A day…at the Bluebell Railway

By | Category: Travel destinations

Stepney – one of the oldest locomotives which dates back to the 1870’s

One of the oldest preserved railway in the world, the Bluebell Railway began its public life in 1960, three years before Dr Beeching’s axe fell on the railway network.

Located in largely in west Sussex, the line runs from East Grinstead where it adjoins the mainline service to London Victoria and Sheffield Park some eleven miles away. Coincidentally it was to the outskirts of East Grinstead that Dr Beeching retired and his house on the main Eastbourne road was widely known to locals. I don’t remember him as being a very popular figure in the town but then, I don’t remember him behind seen in the local shops either. But the Bluebell railway was known and the hope was that, one day, the line would be extended as far as the town, an event which occurred just five years ago. Today, a portion of the bypass of the town is called Beeching Way but locals called it the Beeching Cut.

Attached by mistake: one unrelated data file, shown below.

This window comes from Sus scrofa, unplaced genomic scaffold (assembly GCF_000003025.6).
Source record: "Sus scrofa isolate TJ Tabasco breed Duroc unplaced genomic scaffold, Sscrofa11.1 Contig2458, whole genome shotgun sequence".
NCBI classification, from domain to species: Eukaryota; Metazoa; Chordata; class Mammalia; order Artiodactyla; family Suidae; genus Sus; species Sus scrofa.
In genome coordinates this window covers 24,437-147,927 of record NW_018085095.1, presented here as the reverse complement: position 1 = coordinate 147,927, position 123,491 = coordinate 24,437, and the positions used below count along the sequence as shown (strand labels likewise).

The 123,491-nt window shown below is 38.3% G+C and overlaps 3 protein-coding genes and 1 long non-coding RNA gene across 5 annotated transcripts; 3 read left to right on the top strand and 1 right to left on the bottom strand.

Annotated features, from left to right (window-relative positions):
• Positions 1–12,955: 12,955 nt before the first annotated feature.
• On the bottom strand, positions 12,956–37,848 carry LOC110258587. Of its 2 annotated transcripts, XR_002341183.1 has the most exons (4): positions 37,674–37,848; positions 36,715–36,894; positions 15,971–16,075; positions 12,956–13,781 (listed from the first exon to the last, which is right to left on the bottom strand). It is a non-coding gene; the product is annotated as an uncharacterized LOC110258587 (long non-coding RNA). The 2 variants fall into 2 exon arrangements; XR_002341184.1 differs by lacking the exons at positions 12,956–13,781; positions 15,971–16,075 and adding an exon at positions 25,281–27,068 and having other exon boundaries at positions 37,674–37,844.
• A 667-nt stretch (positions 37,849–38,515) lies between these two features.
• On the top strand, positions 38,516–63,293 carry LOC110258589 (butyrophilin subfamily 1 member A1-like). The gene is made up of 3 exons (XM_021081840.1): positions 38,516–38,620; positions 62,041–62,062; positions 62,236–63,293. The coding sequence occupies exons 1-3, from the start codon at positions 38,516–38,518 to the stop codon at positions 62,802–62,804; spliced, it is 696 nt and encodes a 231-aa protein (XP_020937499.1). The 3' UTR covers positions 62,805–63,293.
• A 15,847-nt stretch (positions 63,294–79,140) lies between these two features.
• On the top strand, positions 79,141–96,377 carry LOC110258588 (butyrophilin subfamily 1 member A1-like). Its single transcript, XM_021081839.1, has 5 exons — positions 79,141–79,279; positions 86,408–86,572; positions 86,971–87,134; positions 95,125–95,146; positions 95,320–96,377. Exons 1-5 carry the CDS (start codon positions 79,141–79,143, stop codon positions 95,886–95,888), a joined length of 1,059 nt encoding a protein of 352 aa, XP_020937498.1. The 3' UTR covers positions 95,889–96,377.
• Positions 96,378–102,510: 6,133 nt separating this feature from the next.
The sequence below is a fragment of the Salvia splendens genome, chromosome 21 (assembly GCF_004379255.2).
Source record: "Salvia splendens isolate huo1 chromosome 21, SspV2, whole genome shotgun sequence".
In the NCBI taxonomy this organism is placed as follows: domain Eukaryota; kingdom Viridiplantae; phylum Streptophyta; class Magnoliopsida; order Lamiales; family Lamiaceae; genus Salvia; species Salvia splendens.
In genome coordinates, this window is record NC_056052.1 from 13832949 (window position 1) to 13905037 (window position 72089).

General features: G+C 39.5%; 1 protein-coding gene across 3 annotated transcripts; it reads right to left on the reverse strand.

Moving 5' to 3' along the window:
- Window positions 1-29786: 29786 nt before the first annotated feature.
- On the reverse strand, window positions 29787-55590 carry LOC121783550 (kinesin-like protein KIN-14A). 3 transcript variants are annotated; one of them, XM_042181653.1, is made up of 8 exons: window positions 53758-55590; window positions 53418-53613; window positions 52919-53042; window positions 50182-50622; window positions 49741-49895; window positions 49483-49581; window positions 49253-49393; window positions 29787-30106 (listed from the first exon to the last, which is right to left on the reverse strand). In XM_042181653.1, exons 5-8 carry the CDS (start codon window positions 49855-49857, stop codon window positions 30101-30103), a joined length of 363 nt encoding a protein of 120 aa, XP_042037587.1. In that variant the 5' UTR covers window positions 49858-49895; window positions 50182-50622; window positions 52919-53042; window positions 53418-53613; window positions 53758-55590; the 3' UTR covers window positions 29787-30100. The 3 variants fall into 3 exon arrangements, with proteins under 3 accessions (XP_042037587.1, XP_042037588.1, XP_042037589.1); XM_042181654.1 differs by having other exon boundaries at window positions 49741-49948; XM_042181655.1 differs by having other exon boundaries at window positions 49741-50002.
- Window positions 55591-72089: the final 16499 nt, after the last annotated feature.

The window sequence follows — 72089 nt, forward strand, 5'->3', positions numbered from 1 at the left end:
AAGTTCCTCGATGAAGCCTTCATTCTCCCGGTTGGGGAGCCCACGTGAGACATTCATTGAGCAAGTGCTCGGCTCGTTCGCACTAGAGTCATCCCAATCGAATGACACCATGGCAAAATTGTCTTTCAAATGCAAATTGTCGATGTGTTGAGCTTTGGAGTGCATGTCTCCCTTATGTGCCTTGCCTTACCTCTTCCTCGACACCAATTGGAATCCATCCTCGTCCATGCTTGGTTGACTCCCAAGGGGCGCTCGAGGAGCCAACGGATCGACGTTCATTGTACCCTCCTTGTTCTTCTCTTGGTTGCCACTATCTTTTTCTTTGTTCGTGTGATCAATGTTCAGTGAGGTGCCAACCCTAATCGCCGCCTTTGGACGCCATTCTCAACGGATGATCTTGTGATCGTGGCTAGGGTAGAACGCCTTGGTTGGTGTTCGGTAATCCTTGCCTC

at Horsted Keynes station

It was into this changing railway landscape that the Bluebell Railway grew up in. Whilst other railways closed, the Bluebell strove to survive saving engines, carriages, buildings, memorabilia and persuading others to loan what they had to the sheds at Sheffield park, its southernmost tip.

Toda the railway has more engines and rolling stock than any other location in the UK other than the National Railway Museum in York.

When I first went there in the late 1970’s, parking was often on the roadside and visitors consisted of fanatics, little boys grown up who still remembered their Hornby railway sets and  children who were taken by their parents to see how transport was in their day. There were few places in those days where you could see steam for the rapid growth in preserved railways had yet to really begin. Fuelled by the enduring popularity of the Thomas the Tank Engine books, heritage railways attracted the young and the old and the Bluebell, just like all those other heritage railways has Thomas days to entice the younger generation to visit which is what attracted my two to visit the Bluebell when they were young.